Exports to countries other than the United States were down 0.9% to $12.8 billion. Lower exports to the United Kingdom were behind the decline, principally on decreased exports of unwrought gold and crude oil. Gains in exports to India (copper ores and potash) and South Korea (copper ores) partially offset the decline.

Consequently, Canada's trade deficit with countries other than the United States narrowed from $5.5 billion in July to $4.8 billion, contributing to the movement of the overall trade balance from a deficit to a surplus in August.

Imports from the United States decreased 1.3% to $32.4 billion, mostly on lower imports of aircraft. Exports to the United States declined 1.2% to $37.7 billion, mainly on lower exports of passenger cars and light trucks. Consequently, Canada's trade surplus with the United States in August was essentially unchanged at $5.3 billion. The trade surpluses in July and August were the largest since October 2008.

Exports and imports of products subject to customs tariffs

August marked the third month in which tariffs were applied to exports of steel and aluminum products to the United States, and the second month in which tariffs were imposed on imports of steel, aluminum and other miscellaneous products from the United States.

On a customs seasonally adjusted basis, exports of steel products to the United States that were subject to a 25% tariff rose 6.3% in August, the second consecutive monthly increase. Despite this gain, export levels for these products were down 21.4% in August compared with May, when these steel products were still exempt from tariffs.

Aluminum exports subject to a 10% customs tariff fell 13.2% in August, a third consecutive decline. Prices of the product group unwrought, basic and semi-finished aluminum and aluminum-alloy products, which is comprised mostly of tariffed aluminum, also posted three consecutive monthly decreases since the imposition of US tariffs.

Chart 2  Chart 2: Exports of products subject to US tariffs
Exports of products subject to US tariffs

Imports of steel products from the United States subject to a 25% tariff fell 12.8% in August, on a customs seasonally adjusted basis. This follows a 38.2% decrease in July and a 32.4% increase in June. Year over year, imports of these products were down 29.0% in August.

Aluminum product imports subject to a 10% tariff were up 2.6% in August. Year over year, aluminum imports were up 13.9%.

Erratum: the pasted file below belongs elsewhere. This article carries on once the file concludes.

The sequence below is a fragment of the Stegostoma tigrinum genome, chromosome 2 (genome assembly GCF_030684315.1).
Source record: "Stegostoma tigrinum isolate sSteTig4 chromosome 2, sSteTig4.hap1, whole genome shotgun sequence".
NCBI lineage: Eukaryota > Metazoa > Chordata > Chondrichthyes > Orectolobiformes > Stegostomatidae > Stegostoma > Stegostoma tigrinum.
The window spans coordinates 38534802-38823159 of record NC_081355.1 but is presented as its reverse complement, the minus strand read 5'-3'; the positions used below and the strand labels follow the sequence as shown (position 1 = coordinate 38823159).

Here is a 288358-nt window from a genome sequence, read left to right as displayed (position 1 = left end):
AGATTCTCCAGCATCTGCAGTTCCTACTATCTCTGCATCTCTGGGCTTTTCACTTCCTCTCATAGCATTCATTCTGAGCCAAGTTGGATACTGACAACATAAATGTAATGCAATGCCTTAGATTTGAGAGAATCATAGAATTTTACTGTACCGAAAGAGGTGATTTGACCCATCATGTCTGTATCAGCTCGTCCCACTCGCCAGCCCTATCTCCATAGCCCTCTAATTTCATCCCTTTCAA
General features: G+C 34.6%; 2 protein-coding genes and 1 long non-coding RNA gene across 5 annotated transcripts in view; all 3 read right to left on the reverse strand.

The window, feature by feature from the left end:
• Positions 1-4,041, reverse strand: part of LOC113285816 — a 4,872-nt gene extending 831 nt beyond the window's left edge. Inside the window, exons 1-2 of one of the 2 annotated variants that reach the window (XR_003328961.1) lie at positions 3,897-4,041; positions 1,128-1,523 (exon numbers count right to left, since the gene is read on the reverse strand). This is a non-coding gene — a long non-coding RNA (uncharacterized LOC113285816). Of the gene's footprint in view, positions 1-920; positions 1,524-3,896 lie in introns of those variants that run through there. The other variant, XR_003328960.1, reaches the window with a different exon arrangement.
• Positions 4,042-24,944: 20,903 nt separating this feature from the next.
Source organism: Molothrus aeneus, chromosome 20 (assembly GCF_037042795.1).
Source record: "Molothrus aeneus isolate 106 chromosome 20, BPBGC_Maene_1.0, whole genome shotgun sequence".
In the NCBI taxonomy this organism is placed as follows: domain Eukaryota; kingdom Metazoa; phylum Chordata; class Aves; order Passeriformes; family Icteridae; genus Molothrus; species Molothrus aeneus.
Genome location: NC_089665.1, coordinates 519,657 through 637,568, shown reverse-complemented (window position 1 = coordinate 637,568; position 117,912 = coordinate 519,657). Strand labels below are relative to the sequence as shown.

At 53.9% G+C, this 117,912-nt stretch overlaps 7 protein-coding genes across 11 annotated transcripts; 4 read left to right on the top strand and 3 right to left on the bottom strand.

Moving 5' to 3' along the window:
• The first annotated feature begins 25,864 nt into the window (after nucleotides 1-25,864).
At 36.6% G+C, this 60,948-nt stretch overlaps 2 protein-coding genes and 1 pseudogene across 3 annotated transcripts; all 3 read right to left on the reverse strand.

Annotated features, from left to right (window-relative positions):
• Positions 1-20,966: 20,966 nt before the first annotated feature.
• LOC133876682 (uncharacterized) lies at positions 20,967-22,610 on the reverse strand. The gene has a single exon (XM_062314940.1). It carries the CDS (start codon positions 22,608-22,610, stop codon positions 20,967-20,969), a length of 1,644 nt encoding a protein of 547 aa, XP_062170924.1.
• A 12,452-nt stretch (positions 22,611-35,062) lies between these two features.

After falling 21.7% in July, imports of other miscellaneous products subject to a 10% customs tariff saw little change in August. The July and August levels were the lowest since 2014.

Chart 3  Chart 3: Imports of US products subject to tariffs
Imports of US products subject to tariffs

Revisions to July exports and imports

Revisions reflect initial estimates being updated with or replaced by administrative and survey data as they become available, as well as amendments made for late documentation of high-value transactions. Exports in July, originally reported as $51.3 billion in last month's release, were revised to $51.1 billion in the current month's release. July imports, originally reported as $51.4 billion in last month's release, were revised to $51.3 billion.

Chart 4  Chart 4: International merchandise trade balance
International merchandise trade balance



  Note to readers

Merchandise trade is one component of Canada's international balance of payments (BOP), which also includes trade in services, investment income, current transfers and capital and financial flows.

International trade data by commodity are available on both a BOP and a customs basis. International trade data by country are available on a customs basis for all countries and on a BOP basis for Canada's 27 principal trading partners (PTPs). The list of PTPs is based on their annual share of total merchandise trade—imports and exports—with Canada in 2012. BOP data are derived from customs data by making adjustments for factors such as valuation, coverage, timing and residency. These adjustments are made to conform to the concepts and definitions of the Canadian System of National Accounts.